Search the forums

Loading

Adding a roof over my deck

John_Bryer's picture

*
I built a large deck (32 x 13) last year that I now would like to add a roof to. I'm thinking about a gable roof with the gable right in the middle. Does anyone have any advice or a web site that can give me some info on building this so that it doesn't become a big kite and fly off of my house. I've attached a picture so you can get an idea of what I'm trying to do. As you can see, I've added some 4x4 posts for support of the roof when I built the deck.

(post #171455, reply #6 of 21)

*
I agree with Pete. Also another concern that would have to be addressed is the additional load on the footings; probably OK, but wouldn't you really want to know? The gable would look terrible, the low slope shed less so, but it would still be dark in there... go with some bright umbrellas or awning system.

(post #171455, reply #9 of 21)

*
Thanks for all of the advice. The 4x4 posts are actually bolted to the beam below (the beam is 2 2x8's that are bolted together). I was afraid that they would not be able to withstand the weight of the roof. The main reason for wanting a roof is because of all of the bird droppings from the trees. I guess all of the trees will have to go. What problems might I face if we just built a trelace/arbor (is that the right terminology?) over the deck and bolted it to the house and to the 4x4 posts? Would that put too much weight on the deck supports? The lower posts are 6x6.

You can't see it, but we used Trex for the deck boards. What great stuff. It really has worked out well.

(post #171455, reply #19 of 21)

*
I built a large deck (32 x 13) last year that I now would like to add a roof to. I'm thinking about a gable roof with the gable right in the middle. Does anyone have any advice or a web site that can give me some info on building this so that it doesn't become a big kite and fly off of my house. I've attached a picture so you can get an idea of what I'm trying to do. As you can see, I've added some 4x4 posts for support of the roof when I built the deck.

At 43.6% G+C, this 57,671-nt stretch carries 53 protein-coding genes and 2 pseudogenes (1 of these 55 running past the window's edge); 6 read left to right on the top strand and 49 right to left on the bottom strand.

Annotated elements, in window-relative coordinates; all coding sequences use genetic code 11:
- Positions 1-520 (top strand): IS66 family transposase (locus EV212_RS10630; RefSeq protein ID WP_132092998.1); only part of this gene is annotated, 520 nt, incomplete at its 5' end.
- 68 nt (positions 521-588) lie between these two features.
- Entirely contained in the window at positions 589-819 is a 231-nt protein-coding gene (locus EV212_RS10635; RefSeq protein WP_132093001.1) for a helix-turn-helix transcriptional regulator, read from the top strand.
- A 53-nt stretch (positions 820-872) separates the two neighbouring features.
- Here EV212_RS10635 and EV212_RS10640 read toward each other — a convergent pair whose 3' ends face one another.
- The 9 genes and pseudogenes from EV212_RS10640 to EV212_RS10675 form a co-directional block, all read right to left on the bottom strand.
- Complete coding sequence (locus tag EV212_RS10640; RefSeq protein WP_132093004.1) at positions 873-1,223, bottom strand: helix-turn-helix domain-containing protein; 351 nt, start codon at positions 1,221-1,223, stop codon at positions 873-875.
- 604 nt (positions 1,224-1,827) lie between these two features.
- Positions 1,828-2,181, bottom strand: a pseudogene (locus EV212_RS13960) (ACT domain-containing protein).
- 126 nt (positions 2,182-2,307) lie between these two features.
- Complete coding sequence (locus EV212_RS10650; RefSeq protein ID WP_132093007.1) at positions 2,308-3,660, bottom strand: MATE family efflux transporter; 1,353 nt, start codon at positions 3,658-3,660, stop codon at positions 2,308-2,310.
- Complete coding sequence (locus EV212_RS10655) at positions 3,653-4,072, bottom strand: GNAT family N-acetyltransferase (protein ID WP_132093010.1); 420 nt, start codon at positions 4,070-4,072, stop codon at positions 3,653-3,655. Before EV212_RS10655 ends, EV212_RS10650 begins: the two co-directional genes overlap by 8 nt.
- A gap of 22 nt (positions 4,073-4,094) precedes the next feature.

(post #171455, reply #1 of 21)

*
John:

From the picture, it looks like your joists are cantilevered out over a drop girder (beam). Your 4x4 roof support posts must bear down directly over the girder, with solid wood between the post bottom and the girder top. What size is that girder? How is it positioned in relation to your 4x4 roof supports? Also you need girders (beams) on either side of the deck, and very possibly additional posts/footings. A 13' span is probably going to be too much. Sorry dude - it's never simple - is it?

(post #171455, reply #2 of 21)

*
John,

What about a shed roof. You could have a beam directly over the deck girder. Depending on your roof pitch, you should be able to get away with a 14'-15' rafter. Maybe throw a couple of skylight in to keep it bright in there.

'course this is just my opinion

pm

(post #171455, reply #3 of 21)

*
Hi John,

As Matt pointed out, you have a couple of structural concerns with your deck, enough said.

With regards to a roof.

You have windows on the upper level of your home that you would not want to block out. This means that the roof would have to be low or no pitch, if you want to maintain any type of height clearance on your deck for entertaining etc.

Given the possibilities of not wanting to add any more loading on this deck than absolutely needed, you may want to consider a roll up canopy type awning.

I beleive that your deck is on the shaded part of your home. You may want to open this area up once in a while to dry out.

Just a thought,

Gabe

(post #171455, reply #4 of 21)

*
STEP 1. Cut down tall posts and cap to match existing others.

STEP 2. Buy a nice outdoor table set with a large umbrella.